St Peters students walk the Blackwood faith trail

Bronwyn WilsonCommunity Action, Faith in Action, Learning

The students from Rooms 7 and 8 (Reception and Year 1) undertook a journey of discovery through the streets of Blackwood recently to understand the differences and similarities between denominations of the Christian faith.

First on their itinerary was Blackwood Hills Baptist Church. Here Pastor Brendan showed the students around the impressive facilities that provide worship spaces, youth gathering spaces, a gymnasium and ‘Sunday-Funday’ rooms (for children of all ages), as well as Cafe 72 — staffed entirely by volunteers. “We consider ourselves a seven-day-a-week church,” Pastor Brendan explained, “with over 1500 people passing through our doors each week.” The children noticed the absence of an altar in the church and asked why this was so. “We don’t have special furniture or things because we believe that the important thing is what you are doing for God. We are a group of people doing things for the community, serving God and sharing what he has done for us through Jesus Christ”.

As large as Blackwood Hills Baptist Church was, the next church to be visited was small: St Paul of the Cross Catholic Church. St Peters School friend Tracey Tessitore greeted the students and introduced them to Father Michael, who welcomed them to this tiny worship place. There was a buzz of excitement as the children adjusted to the extreme difference in size and elaborateness of this space. They identified statues, artworks of the stations of the cross, kneelers, the tabernacle and the holy water on entering as being different from the Baptist church and from St Peters own Lutheran church.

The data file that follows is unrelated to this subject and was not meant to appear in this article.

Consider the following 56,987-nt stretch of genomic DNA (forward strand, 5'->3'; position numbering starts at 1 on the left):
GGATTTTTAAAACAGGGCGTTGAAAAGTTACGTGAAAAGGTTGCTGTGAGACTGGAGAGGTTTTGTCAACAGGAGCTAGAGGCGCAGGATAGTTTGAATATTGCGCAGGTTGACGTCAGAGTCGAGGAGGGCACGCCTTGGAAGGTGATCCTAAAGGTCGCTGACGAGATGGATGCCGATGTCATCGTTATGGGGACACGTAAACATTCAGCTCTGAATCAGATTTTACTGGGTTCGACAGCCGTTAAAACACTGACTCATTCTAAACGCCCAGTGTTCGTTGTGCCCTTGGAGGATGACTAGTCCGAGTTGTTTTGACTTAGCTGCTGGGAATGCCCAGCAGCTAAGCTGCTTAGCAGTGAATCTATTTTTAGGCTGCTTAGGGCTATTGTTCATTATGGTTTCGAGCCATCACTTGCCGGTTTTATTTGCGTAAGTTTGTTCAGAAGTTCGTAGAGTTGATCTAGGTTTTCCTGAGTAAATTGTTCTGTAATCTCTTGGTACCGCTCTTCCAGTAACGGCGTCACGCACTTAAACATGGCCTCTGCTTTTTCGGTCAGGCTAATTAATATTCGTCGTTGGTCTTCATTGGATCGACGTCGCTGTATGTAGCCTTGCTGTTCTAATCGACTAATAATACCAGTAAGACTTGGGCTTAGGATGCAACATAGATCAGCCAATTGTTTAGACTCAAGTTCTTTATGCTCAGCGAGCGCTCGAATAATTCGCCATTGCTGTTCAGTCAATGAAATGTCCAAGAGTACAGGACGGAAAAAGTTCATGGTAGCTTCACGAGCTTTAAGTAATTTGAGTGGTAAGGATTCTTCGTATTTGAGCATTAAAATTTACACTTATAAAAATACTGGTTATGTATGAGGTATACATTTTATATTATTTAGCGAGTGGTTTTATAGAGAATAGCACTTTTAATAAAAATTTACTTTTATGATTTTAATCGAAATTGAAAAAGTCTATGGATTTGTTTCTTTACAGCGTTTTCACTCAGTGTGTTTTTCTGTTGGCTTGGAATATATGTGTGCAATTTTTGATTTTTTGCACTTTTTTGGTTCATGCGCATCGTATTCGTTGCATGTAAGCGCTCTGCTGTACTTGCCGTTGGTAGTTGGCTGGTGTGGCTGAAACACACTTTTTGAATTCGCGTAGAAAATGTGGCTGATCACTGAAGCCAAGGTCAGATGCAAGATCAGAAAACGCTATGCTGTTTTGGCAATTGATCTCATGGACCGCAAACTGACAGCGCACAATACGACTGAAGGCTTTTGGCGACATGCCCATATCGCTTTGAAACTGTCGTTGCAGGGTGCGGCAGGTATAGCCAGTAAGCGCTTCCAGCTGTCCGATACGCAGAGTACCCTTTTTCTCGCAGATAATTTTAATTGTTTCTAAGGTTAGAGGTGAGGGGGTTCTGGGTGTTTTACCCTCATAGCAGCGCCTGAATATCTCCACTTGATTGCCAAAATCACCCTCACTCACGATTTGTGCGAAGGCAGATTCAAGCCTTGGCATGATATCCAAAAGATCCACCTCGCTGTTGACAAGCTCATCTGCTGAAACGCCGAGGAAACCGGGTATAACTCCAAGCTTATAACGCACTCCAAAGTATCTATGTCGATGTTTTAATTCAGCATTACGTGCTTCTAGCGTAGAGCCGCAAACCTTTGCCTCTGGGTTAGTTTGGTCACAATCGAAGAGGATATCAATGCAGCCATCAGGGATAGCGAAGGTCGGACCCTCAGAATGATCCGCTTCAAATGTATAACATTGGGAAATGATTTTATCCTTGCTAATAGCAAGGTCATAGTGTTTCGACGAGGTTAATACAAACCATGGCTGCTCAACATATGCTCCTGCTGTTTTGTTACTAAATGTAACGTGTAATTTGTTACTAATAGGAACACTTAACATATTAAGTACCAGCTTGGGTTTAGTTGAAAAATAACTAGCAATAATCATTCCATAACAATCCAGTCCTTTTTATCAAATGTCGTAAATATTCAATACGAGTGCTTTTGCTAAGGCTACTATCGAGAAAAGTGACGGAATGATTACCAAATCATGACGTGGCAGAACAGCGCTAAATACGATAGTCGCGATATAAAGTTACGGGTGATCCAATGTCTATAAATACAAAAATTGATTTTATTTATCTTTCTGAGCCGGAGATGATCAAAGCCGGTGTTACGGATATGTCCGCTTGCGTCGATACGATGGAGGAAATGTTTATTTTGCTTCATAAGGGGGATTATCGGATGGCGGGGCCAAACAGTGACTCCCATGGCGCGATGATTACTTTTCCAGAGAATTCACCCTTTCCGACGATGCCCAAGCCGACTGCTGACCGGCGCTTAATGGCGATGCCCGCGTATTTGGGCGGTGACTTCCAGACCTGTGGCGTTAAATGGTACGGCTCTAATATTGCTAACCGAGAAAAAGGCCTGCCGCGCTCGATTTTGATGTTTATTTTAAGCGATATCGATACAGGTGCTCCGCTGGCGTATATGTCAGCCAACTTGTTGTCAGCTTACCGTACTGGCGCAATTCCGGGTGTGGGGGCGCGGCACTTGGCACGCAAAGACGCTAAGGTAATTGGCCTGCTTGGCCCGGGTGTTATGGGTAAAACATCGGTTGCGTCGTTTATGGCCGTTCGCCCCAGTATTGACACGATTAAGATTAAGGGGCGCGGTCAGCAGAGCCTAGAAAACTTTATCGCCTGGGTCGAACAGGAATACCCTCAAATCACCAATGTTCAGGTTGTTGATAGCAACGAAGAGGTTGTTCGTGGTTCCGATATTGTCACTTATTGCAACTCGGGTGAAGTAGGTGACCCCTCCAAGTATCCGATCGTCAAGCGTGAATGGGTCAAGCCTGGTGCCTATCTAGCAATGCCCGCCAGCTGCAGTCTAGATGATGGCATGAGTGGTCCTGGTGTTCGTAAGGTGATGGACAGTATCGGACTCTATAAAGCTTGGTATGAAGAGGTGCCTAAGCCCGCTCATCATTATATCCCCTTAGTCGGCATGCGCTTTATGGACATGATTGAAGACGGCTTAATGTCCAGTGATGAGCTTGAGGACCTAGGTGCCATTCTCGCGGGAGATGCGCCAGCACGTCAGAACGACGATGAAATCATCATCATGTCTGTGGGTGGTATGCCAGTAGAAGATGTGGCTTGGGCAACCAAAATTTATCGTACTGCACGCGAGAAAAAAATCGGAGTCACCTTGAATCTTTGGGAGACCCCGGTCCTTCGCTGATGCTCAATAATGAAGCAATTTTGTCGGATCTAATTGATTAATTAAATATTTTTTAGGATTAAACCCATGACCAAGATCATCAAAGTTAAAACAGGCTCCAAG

Last on the itinerary was All Hallows Anglican Church. Similar in size and vintage to St Paul of the Cross, All Hallows presented the children with another perspective on worship spaces. Reverend Joan, explained that the Anglican church was originally known as the ‘Church of England’ because that’s where it originated. “There are many traditions that come from the ancient English church like the role of the wardens. There was always a warden for the priest and one for the people and they had sticks called ‘staves’ that they carried. The people’s warden’s stave was topped with a crown and the priest’s warden’s stave was topped with a cross. The people’s warden used the stave to ‘prod’ people who had fallen asleep in church!”

In a trek that took 40 plus little feet (and several pairs of larger ones) nearly three kilometres up Cumming Street and along Coromandel Parade and back (conquering the mud on Hewitt Oval as well as a downpour of rain), the children discovered that churches they visited may be different shapes and sizes, but the core Christian beliefs are the same.

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